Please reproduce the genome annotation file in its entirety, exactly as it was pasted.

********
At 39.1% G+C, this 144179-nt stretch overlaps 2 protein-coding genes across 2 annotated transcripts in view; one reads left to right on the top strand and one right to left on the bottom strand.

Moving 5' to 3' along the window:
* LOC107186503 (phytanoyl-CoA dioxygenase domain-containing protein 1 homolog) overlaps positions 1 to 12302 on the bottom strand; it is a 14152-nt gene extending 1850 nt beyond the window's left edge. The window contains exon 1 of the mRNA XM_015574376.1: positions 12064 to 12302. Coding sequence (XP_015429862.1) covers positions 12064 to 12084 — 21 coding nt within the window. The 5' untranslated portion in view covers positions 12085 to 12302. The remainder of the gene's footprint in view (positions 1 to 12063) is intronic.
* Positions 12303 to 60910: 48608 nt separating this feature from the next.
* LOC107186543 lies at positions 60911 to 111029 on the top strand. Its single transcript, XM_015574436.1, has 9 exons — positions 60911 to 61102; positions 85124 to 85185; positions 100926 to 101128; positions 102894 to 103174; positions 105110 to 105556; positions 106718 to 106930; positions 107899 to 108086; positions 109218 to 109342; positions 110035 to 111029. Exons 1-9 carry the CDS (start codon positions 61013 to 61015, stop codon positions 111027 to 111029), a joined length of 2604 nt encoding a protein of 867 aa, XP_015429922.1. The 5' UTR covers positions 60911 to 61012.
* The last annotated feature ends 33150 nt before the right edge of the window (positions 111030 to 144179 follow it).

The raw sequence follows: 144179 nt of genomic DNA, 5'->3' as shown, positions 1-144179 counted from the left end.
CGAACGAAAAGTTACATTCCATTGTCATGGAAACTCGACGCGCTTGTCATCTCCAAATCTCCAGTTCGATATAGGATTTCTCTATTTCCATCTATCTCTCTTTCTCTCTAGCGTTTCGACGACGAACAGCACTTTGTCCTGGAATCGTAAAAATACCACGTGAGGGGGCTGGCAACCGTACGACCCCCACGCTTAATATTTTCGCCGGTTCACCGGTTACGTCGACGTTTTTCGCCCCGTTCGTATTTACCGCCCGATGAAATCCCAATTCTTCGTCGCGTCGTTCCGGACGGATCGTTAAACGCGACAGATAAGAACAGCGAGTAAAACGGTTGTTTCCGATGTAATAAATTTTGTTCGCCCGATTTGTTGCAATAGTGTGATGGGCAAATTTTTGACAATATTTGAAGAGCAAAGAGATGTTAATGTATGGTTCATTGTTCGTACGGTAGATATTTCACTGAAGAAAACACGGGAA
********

At 39.1% G+C, this 144179-nt stretch overlaps 2 protein-coding genes across 2 annotated transcripts in view; one reads left to right on the top strand and one right to left on the bottom strand.

Moving 5' to 3' along the window:
* LOC107186503 (phytanoyl-CoA dioxygenase domain-containing protein 1 homolog) overlaps positions 1 to 12302 on the bottom strand; it is a 14152-nt gene extending 1850 nt beyond the window's left edge. The window contains exon 1 of the mRNA XM_015574376.1: positions 12064 to 12302. Coding sequence (XP_015429862.1) covers positions 12064 to 12084 — 21 coding nt within the window. The 5' untranslated portion in view covers positions 12085 to 12302. The remainder of the gene's footprint in view (positions 1 to 12063) is intronic.
* Positions 12303 to 60910: 48608 nt separating this feature from the next.
* LOC107186543 lies at positions 60911 to 111029 on the top strand. Its single transcript, XM_015574436.1, has 9 exons — positions 60911 to 61102; positions 85124 to 85185; positions 100926 to 101128; positions 102894 to 103174; positions 105110 to 105556; positions 106718 to 106930; positions 107899 to 108086; positions 109218 to 109342; positions 110035 to 111029. Exons 1-9 carry the CDS (start codon positions 61013 to 61015, stop codon positions 111027 to 111029), a joined length of 2604 nt encoding a protein of 867 aa, XP_015429922.1. The 5' UTR covers positions 60911 to 61012.
* The last annotated feature ends 33150 nt before the right edge of the window (positions 111030 to 144179 follow it).

The raw sequence follows: 144179 nt of genomic DNA, 5'->3' as shown, positions 1-144179 counted from the left end.
CGAACGAAAAGTTACATTCCATTGTCATGGAAACTCGACGCGCTTGTCATCTCCAAATCTCCAGTTCGATATAGGATTTCTCTATTTCCATCTATCTCTCTTTCTCTCTAGCGTTTCGACGACGAACAGCACTTTGTCCTGGAATCGTAAAAATACCACGTGAGGGGGCTGGCAACCGTACGACCCCCACGCTTAATATTTTCGCCGGTTCACCGGTTACGTCGACGTTTTTCGCCCCGTTCGTATTTACCGCCCGATGAAATCCCAATTCTTCGTCGCGTCGTTCCGGACGGATCGTTAAACGCGACAGATAAGAACAGCGAGTAAAACGGTTGTTTCCGATGTAATAAATTTTGTTCGCCCGATTTGTTGCAATAGTGTGATGGGCAAATTTTTGACAATATTTGAAGAGCAAAGAGATGTTAATGTATGGTTCATTGTTCGTACGGTAGATATTTCACTGAAGAAAACACGGGAA